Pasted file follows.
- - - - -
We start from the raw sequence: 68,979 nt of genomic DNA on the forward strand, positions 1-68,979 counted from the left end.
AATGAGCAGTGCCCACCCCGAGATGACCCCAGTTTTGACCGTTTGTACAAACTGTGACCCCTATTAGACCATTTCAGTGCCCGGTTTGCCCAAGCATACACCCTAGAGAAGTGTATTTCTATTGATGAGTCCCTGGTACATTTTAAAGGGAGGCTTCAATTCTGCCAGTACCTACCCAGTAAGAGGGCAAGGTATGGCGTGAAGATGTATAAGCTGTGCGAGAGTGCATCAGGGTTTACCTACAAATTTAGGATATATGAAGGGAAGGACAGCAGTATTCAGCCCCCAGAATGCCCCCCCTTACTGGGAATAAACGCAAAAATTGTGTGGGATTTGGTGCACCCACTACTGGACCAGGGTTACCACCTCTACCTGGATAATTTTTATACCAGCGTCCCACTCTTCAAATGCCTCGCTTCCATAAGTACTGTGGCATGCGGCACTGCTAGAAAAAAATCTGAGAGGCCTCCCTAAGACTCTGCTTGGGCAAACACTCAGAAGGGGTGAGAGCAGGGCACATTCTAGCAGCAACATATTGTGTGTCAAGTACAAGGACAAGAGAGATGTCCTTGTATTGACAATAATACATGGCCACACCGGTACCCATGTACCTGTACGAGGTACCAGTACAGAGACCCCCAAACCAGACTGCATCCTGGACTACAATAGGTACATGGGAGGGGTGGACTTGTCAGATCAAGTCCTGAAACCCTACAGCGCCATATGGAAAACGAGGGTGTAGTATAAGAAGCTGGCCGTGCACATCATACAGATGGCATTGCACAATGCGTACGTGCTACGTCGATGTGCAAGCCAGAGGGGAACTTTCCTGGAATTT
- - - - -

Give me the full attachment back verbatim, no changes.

We start from the raw sequence: 68,979 nt of genomic DNA on the forward strand, positions 1-68,979 counted from the left end.
AATGAGCAGTGCCCACCCCGAGATGACCCCAGTTTTGACCGTTTGTACAAACTGTGACCCCTATTAGACCATTTCAGTGCCCGGTTTGCCCAAGCATACACCCTAGAGAAGTGTATTTCTATTGATGAGTCCCTGGTACATTTTAAAGGGAGGCTTCAATTCTGCCAGTACCTACCCAGTAAGAGGGCAAGGTATGGCGTGAAGATGTATAAGCTGTGCGAGAGTGCATCAGGGTTTACCTACAAATTTAGGATATATGAAGGGAAGGACAGCAGTATTCAGCCCCCAGAATGCCCCCCCTTACTGGGAATAAACGCAAAAATTGTGTGGGATTTGGTGCACCCACTACTGGACCAGGGTTACCACCTCTACCTGGATAATTTTTATACCAGCGTCCCACTCTTCAAATGCCTCGCTTCCATAAGTACTGTGGCATGCGGCACTGCTAGAAAAAAATCTGAGAGGCCTCCCTAAGACTCTGCTTGGGCAAACACTCAGAAGGGGTGAGAGCAGGGCACATTCTAGCAGCAACATATTGTGTGTCAAGTACAAGGACAAGAGAGATGTCCTTGTATTGACAATAATACATGGCCACACCGGTACCCATGTACCTGTACGAGGTACCAGTACAGAGACCCCCAAACCAGACTGCATCCTGGACTACAATAGGTACATGGGAGGGGTGGACTTGTCAGATCAAGTCCTGAAACCCTACAGCGCCATATGGAAAACGAGGGTGTAGTATAAGAAGCTGGCCGTGCACATCATACAGATGGCATTGCACAATGCGTACGTGCTACGTCGATGTGCAAGCCAGAGGGGAACTTTCCTGGAATTT